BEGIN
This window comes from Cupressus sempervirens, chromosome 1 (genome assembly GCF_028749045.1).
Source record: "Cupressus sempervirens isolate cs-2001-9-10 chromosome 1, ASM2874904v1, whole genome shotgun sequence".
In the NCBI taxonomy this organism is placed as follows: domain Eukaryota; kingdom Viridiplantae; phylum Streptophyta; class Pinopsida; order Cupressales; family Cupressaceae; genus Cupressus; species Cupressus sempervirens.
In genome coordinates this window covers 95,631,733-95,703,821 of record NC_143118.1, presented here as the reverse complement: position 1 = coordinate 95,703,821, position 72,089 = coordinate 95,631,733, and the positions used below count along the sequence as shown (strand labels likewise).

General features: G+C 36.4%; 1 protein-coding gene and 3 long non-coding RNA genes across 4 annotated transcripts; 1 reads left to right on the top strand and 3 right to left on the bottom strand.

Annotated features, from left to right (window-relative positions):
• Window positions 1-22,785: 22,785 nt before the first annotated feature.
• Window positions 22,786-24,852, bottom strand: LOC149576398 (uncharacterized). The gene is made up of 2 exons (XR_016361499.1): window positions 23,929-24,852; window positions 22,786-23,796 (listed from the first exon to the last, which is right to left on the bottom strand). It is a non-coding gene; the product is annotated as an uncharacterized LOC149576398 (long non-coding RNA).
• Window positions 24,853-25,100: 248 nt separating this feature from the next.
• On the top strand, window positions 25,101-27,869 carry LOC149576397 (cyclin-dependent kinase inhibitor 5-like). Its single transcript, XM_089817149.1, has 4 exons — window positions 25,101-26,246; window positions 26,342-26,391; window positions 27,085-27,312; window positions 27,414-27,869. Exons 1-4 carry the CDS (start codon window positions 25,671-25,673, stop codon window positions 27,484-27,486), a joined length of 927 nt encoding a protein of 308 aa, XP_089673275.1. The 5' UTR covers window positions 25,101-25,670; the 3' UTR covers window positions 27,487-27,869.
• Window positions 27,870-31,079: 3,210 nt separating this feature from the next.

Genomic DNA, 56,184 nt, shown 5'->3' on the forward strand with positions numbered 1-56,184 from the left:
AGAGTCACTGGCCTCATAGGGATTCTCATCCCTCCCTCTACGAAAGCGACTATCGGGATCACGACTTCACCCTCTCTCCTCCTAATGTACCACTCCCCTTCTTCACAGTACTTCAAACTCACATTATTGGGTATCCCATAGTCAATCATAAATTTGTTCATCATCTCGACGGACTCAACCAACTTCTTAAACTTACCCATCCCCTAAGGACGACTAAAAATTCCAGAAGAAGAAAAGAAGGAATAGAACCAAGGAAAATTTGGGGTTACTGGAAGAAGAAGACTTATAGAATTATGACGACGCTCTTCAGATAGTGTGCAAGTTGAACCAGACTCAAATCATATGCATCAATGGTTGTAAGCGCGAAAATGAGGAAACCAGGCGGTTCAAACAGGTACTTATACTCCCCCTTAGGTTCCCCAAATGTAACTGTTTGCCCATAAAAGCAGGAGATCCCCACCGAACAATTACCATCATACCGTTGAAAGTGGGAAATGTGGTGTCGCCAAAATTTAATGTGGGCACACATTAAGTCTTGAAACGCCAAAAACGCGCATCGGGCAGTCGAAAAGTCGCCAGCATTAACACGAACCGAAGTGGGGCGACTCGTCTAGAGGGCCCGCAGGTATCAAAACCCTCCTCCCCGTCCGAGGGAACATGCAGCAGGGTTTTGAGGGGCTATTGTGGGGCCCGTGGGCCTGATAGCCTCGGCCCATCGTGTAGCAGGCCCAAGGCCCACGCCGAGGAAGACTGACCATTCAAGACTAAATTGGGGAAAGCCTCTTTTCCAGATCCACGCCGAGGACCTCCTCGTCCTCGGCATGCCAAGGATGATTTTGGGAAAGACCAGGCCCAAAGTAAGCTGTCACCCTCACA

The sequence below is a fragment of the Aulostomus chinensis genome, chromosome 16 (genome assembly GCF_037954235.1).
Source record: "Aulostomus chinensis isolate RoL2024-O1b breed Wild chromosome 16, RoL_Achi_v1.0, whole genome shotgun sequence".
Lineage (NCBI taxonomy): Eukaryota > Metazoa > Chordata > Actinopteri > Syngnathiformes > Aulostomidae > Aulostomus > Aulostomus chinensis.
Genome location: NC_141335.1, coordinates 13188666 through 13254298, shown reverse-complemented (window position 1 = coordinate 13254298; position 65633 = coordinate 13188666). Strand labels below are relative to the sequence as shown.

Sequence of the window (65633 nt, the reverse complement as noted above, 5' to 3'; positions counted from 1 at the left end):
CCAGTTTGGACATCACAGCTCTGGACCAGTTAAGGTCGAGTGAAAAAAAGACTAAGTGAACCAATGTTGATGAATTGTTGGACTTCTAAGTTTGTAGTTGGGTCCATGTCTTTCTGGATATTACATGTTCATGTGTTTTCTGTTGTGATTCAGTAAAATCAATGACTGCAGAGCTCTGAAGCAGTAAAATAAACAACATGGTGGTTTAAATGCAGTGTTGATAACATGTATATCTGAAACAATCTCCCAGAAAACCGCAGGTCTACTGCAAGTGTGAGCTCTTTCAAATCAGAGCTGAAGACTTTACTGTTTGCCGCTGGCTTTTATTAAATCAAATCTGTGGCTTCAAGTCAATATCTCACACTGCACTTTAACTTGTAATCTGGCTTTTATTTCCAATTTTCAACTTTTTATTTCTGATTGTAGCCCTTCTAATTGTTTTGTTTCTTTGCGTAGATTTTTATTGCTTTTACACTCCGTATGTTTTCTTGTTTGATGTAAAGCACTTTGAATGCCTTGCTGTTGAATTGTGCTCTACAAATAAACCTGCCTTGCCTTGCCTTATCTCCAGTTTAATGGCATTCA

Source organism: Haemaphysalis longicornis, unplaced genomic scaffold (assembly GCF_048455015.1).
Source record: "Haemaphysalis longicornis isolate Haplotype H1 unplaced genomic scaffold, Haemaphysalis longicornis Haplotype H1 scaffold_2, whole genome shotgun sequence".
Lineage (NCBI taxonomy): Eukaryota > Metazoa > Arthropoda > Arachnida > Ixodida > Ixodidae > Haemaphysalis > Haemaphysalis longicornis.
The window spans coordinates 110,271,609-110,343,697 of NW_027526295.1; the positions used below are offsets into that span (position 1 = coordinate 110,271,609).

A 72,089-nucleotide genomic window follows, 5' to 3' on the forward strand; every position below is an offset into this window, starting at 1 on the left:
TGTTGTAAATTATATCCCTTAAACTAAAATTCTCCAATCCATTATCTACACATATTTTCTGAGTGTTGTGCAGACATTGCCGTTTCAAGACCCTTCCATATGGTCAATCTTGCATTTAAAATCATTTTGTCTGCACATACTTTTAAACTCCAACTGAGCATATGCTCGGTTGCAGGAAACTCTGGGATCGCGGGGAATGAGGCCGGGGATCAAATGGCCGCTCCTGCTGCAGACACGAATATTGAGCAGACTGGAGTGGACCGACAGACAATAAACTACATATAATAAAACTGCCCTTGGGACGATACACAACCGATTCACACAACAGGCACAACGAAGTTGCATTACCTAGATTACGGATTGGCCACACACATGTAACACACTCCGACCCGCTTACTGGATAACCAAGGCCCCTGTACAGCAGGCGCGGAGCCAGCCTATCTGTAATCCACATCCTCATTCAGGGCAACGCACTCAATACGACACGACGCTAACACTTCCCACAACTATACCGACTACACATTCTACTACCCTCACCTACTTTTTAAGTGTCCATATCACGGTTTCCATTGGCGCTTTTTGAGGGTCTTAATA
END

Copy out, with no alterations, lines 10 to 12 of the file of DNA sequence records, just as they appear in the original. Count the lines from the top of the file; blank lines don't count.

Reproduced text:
• On the top strand, window positions 25,101-27,869 carry LOC149576397 (cyclin-dependent kinase inhibitor 5-like). Its single transcript, XM_089817149.1, has 4 exons — window positions 25,101-26,246; window positions 26,342-26,391; window positions 27,085-27,312; window positions 27,414-27,869. Exons 1-4 carry the CDS (start codon window positions 25,671-25,673, stop codon window positions 27,484-27,486), a joined length of 927 nt encoding a protein of 308 aa, XP_089673275.1. The 5' UTR covers window positions 25,101-25,670; the 3' UTR covers window positions 27,487-27,869.
• Window positions 27,870-31,079: 3,210 nt separating this feature from the next.

Genomic DNA, 56,184 nt, shown 5'->3' on the forward strand with positions numbered 1-56,184 from the left: